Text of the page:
LinkedIn Sees Edge Computing as Future of the Data Center


LinkedIn is planning a huge expansion of its edge computing capabilities, under the Open19 Foundation, which aims to create new micro data centers.

LinkedIn sees edge computing as the future of the data center, allowing Internet companies to move most processes to a potentially uncapped and localized system at the cell tower.

Yuval Bachar, a Principal Engineer for Data Center Architecture at LinkedIn, discussed ‘Edge Cloud’ at the DCD Enterprise Focus Day. Bachar sees 5G deployment as the birth of Edge Cloud, which will empower most of the emerging technologies that require low latency and high bandwidth, like self-driving cars and drones.

See also: OpenStack Foundation Wants Us All To Agree On “The Edge”

“A lot of people associate edge with IoT, but it’s a combination of all those elements that require extreme bandwidth, low latency, and processing at a very close point to where the edge is,” said Bachar. “It’s a place where we optimize performance and application localization.”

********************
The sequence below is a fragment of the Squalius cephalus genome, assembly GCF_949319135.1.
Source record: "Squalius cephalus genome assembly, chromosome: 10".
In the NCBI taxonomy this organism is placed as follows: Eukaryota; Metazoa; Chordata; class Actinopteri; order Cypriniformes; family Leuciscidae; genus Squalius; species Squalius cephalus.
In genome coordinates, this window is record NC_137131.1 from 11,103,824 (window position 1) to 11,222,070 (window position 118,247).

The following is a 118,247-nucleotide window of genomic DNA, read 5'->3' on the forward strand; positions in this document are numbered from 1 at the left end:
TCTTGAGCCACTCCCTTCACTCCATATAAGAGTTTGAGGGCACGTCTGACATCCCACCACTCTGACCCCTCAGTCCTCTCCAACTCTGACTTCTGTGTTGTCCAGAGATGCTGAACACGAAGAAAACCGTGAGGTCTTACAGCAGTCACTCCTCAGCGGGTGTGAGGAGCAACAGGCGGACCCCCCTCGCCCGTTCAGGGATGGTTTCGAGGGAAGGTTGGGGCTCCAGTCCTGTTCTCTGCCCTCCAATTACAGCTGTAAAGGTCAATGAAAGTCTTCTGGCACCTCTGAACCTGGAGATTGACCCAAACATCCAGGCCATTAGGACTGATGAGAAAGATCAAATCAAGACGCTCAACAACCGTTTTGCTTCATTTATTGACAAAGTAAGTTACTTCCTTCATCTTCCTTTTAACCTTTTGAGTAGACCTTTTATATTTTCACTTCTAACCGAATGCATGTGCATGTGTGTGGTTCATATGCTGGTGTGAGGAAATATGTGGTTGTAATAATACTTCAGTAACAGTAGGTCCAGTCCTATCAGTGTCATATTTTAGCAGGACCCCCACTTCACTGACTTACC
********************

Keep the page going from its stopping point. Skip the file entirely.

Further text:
Edge Cloud differentiates from a normal cloud server in a number of ways, it works in a diversified environment, is extremely distributed, and is integrated in a localized and serverless way. This is not all positive, data centers are secure and well optimized, cell towers are not guarded and lack the ground capabilities of a large data center.

A lot of the fundamentals of Edge Cloud are still to be invented. In the presentation, Bachar listed off a few major complications with maintaining all network processes at the edge, which includes security, cell tower tradeoff, and figuring out what data needs to be sent back to the data center.

LinkedIn has been working on edge computing for a few years now. It deployed Edge Connect in five locations worldwide and saw a 15 to 50 percent improvement in user experience. It has continued to develop for the edge, while also working on data center optimization through the Open19 Foundation, with Hewlett-Packard and VaporIO.

The company sees Open19 as a place for mid-sized businesses, who may be put off by Open Compute Project’s focus on hyperscale operators like Facebook. But, as almost all partners of Open19 also sit on OCP, it is seen more as a complimentary service than a competitor.

David Curry

About David Curry

David is a technology writer with several years experience covering all aspects of IoT, from technology to networks to security.

Leave a Reply

Your email address will not be published. Required fields are marked *